|#0839 "Cold Air Mass Cumulus" 8x10|
I would tend to dream on quiet night shifts playing thought experiments in my mind when examining satellite imagery. The simpler the explanation, the more likely it would be to bear fruit and to circulate among the team. Here is one of my favourites.
Imagine large pencils rolling along a table. I used colloured pencils a lot when working the forecast desk. Friction provided by the table and even a gentle push at the top gets the pencils rolling. In today's reinvention of that nightshift, we were making Chili during a snowstorm, so I used cans – same idea but tastier.
These hand waving thought experiments from night shift required both of my hands with me looking along the direction of the wind in the accompanying graphic. Bodies are biologically constrained so that the fingers must be curled in the same orientation as the rolling pencil or bean can.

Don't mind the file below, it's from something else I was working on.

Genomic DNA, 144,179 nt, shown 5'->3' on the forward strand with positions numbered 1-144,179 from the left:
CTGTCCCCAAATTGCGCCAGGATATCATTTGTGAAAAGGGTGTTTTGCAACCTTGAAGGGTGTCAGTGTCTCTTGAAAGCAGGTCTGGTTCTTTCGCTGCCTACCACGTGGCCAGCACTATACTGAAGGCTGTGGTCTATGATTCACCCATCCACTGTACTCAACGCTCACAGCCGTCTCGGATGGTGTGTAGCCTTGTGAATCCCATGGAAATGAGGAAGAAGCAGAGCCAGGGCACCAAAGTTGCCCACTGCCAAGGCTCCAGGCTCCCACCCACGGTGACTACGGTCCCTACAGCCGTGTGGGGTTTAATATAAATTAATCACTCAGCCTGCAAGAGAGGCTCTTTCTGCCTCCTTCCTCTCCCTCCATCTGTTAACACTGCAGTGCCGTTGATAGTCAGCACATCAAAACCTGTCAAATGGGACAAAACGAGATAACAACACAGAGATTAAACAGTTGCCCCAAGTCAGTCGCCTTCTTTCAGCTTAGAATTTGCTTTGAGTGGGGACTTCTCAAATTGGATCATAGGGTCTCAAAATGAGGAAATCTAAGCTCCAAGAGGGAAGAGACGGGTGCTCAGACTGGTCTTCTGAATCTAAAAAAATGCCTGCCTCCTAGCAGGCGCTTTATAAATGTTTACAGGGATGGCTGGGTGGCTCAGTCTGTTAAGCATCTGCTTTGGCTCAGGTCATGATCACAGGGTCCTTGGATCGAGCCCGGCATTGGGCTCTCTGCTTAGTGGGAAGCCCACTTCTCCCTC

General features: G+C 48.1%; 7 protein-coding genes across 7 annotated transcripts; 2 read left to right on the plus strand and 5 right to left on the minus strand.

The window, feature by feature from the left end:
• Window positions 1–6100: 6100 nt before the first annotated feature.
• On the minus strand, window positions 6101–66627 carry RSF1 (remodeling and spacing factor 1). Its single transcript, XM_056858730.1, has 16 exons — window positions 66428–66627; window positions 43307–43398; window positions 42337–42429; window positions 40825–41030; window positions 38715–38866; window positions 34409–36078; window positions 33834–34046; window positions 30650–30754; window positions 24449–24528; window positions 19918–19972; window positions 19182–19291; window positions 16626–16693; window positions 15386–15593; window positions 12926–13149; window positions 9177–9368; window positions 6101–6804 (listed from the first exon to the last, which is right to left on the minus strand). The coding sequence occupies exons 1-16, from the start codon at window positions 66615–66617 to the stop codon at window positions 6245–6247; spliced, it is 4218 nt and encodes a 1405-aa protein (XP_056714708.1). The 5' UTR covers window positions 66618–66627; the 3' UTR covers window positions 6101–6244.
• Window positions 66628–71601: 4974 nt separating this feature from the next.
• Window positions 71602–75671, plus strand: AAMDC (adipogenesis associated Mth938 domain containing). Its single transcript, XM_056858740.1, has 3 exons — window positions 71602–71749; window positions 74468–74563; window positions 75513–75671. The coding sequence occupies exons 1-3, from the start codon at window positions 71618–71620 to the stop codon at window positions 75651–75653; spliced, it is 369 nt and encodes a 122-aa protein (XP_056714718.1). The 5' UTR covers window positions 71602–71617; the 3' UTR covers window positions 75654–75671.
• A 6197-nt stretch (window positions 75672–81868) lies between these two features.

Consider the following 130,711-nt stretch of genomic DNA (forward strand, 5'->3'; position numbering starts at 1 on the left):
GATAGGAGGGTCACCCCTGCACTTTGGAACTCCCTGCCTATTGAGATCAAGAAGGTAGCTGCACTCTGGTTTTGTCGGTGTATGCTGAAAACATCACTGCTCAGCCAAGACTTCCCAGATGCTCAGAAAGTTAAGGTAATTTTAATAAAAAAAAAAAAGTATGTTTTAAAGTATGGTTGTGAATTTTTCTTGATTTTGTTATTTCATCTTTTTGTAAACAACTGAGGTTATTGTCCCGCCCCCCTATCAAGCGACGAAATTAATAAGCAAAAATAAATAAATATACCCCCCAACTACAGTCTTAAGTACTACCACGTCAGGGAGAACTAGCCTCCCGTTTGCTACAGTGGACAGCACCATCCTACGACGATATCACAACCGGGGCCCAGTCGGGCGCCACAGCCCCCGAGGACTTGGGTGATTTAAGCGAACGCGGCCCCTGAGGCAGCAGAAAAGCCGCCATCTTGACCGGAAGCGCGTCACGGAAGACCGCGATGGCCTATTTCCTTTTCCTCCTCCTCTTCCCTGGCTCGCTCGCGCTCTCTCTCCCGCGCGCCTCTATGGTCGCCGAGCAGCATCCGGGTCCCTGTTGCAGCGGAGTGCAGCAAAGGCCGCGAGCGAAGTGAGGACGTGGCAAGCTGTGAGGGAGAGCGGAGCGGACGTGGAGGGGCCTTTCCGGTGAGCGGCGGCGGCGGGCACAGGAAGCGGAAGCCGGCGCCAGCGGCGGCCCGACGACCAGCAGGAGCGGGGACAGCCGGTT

|Two Cans Rolling on the Floor|
Now imagine any non-uniformity like a locally stronger push on one of the cans. That push is equivalent to a locally stronger wind. This situation is exactly analogous to what happens in the planetary boundary layer (PBL) of the atmosphere. Friction at the surface slows the wind while aloft, the stronger wind is never perfectly uniform.
|Venturi Meter and Bernoulli's Principle|
What happens when the stronger wind speed is applied to the rolling cans over a period of time?
|A Locally Stronger Wind|
Shouldered by Locally Weaker Winds